So what can be done? It is impossible to model and rigorously define every single ad-hoc unstructured process, or to think through every conceivable action ahead of time. Rather, the goal should be to allow processes to continue as usual, providing just enough structure to monitor and manage them, but making sure not to overdo it and strangle them. By managing human processes this way you can achieve visibility where none existed before and discover the invisible processes that make the business run.
These requirements are the basis of the emerging technology of Human Process Management (HPM). HPM systems focus on the tracking, monitoring and management of unstructured, extremely dynamic human-to-human interactions in their natural environment. They also provide an organizational memory and system-of-record for the unstructured, ad-hoc, human processes that make the business run.
Manufacturers can use these systems within several different examples:
- While doing warehouse audits, various types of findings are generated -- items missing or misplaced and procedures are not being followed. These audits were previously followed up by emails used to track progress on solving the issues raised in the audit. This of course caused a flurry of emails and manual follow-up, with no centralized documentation of the corrective actions being taken. An HPM system instantly knows the status of all of the actions taken as a result of the audits and can generate management reports of the standing of ongoing audits.
- When a possible fraud issue is discovered it is sent to a special investigation team. They start sending emails and collecting information from many different parties, possibly including experts outside the organization. Previously, companies used email and documents as the mechanism for managing these cases. Even though they had a central store for all the documents involved, they had no way to track and manage all of the email correspondence that took place as a result of each fraud escalation instance and lost the organizational learning that was possible from the handling of these events. By using HPM systems, companies can now have a complete record of how the fraud event was handled to completion, which could be later analyzed to discern trends and best practices.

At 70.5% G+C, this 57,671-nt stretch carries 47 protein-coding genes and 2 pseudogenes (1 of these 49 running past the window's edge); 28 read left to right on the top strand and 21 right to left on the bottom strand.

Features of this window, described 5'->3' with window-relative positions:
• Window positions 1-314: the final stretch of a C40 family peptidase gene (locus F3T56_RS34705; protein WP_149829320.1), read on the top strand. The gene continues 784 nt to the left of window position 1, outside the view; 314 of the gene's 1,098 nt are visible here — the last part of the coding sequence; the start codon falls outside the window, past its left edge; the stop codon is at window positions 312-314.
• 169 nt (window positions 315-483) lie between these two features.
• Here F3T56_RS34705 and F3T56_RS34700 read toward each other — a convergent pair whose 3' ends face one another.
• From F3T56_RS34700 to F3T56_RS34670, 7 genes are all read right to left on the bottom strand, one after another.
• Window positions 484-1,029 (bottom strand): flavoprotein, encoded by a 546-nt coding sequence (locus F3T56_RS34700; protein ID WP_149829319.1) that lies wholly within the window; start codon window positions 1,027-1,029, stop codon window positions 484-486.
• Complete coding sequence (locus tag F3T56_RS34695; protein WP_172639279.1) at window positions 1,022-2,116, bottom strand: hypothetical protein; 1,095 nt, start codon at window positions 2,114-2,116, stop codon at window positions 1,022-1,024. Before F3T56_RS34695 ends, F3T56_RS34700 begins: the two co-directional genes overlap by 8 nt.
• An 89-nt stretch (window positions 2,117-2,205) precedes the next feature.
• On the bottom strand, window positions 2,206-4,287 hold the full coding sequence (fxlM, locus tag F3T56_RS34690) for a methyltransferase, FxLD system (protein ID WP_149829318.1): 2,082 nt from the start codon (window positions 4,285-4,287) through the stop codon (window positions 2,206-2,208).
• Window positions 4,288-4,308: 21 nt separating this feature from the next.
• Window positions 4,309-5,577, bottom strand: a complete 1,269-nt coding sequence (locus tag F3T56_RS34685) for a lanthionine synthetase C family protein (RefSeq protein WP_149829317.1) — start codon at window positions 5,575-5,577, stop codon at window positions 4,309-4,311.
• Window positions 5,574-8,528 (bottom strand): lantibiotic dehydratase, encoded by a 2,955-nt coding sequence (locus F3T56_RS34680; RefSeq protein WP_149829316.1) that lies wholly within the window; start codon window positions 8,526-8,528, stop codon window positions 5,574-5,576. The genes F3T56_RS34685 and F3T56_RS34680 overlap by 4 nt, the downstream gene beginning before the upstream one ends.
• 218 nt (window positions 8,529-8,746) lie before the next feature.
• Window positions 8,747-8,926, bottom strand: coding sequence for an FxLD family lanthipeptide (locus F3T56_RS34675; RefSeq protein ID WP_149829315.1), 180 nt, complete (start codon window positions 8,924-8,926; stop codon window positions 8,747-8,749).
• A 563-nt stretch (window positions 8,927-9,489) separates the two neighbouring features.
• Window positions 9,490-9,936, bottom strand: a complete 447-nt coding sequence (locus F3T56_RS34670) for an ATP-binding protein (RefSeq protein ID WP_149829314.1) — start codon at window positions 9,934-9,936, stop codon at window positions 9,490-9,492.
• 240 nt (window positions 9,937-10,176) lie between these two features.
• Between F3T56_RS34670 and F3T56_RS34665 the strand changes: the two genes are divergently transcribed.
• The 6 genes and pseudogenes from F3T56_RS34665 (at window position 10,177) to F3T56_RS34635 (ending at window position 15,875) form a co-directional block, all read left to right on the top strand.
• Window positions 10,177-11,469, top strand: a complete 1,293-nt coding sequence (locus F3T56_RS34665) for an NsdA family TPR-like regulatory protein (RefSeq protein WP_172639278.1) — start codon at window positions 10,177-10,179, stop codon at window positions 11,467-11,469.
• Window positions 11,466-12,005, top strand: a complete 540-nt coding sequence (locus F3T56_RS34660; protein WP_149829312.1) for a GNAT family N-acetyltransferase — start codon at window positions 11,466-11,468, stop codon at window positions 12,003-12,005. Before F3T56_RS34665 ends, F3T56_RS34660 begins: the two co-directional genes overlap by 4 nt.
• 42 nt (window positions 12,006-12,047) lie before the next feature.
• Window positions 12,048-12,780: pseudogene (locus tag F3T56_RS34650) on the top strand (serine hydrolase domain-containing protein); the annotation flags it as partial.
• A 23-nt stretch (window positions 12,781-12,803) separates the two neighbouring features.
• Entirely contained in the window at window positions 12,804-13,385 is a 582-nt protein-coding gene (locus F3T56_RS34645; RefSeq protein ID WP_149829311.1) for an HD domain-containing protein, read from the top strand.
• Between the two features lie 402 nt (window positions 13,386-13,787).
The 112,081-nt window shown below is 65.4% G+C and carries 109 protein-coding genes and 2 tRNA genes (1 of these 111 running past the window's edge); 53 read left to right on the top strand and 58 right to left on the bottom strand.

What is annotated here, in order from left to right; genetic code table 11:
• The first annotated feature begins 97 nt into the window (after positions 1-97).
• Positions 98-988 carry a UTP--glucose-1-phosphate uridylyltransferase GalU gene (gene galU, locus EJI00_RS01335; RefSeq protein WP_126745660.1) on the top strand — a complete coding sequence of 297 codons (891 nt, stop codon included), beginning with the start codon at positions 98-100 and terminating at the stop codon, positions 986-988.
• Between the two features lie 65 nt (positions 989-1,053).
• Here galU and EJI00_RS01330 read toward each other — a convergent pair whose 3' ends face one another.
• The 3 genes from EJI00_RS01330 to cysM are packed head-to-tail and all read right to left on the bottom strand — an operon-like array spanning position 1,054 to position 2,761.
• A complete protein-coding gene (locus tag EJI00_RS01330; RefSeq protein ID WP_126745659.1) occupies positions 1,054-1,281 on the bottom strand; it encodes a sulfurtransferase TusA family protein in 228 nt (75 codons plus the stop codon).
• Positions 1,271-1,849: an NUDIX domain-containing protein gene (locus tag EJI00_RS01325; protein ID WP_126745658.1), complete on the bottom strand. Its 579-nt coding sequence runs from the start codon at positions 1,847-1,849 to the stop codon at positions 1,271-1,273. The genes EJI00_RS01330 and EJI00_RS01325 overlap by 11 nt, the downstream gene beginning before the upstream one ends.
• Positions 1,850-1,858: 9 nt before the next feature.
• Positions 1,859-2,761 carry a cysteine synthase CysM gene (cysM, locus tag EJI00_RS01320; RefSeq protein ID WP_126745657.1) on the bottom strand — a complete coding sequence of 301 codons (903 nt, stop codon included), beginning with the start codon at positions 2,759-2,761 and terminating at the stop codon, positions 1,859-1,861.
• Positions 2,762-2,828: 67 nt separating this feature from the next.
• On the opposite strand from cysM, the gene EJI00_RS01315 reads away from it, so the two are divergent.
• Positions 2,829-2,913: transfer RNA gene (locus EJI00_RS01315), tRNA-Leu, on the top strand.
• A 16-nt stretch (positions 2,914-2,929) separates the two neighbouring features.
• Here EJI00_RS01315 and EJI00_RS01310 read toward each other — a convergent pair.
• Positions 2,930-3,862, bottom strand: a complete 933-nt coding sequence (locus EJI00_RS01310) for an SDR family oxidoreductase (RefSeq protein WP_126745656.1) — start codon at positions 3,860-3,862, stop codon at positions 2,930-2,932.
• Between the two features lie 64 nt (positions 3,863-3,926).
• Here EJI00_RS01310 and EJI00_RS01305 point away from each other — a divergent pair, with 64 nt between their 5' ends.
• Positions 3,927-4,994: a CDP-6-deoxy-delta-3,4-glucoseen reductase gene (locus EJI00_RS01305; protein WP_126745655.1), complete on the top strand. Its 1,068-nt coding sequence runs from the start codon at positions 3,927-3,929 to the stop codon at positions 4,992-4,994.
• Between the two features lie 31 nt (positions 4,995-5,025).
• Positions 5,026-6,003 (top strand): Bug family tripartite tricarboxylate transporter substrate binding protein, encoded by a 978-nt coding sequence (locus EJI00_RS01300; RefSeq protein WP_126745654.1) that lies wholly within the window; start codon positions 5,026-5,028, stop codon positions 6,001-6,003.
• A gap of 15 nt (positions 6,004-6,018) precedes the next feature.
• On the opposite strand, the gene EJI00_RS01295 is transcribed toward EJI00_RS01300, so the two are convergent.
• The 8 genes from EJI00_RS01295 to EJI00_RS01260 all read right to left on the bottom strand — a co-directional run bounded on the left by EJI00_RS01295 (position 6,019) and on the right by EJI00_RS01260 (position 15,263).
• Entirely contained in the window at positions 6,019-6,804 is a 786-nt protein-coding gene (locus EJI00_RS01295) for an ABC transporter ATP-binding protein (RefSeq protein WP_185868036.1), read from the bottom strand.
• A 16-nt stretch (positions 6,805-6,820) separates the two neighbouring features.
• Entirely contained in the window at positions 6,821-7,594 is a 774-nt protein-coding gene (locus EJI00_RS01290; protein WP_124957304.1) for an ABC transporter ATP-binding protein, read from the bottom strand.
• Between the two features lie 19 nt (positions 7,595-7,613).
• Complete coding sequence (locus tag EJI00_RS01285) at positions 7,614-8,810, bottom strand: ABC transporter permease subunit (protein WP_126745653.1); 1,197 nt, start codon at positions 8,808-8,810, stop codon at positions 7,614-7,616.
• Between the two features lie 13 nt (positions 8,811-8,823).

- Quality issues that pop up are usually handled outside the standard ERP systems, since they involve many people that do not use the ERP system and in many cases tend to be ad-hoc problem solving exercises, rather than rigorous pre-defined processes. Even though many ERP systems have implemented rudimentary quality control capabilities, most quality issues usually end up being handled via email and documents, with the last chain in the process updating the ERP system. However, the process of solving the issue is lost to the organization, and with it any possibility of organizational learning. By using HPM systems, the organization has a complete record of how each quality issue was handled, and assurance that the issue was followed up to completion. Also, management has complete visibility of quality issues and how they are handled.
Jacob Ukelson is CTO of ActionBase that provides Human Process Management Solutions that enables businesses to manage their business critical processes. http://www.actionbase.com/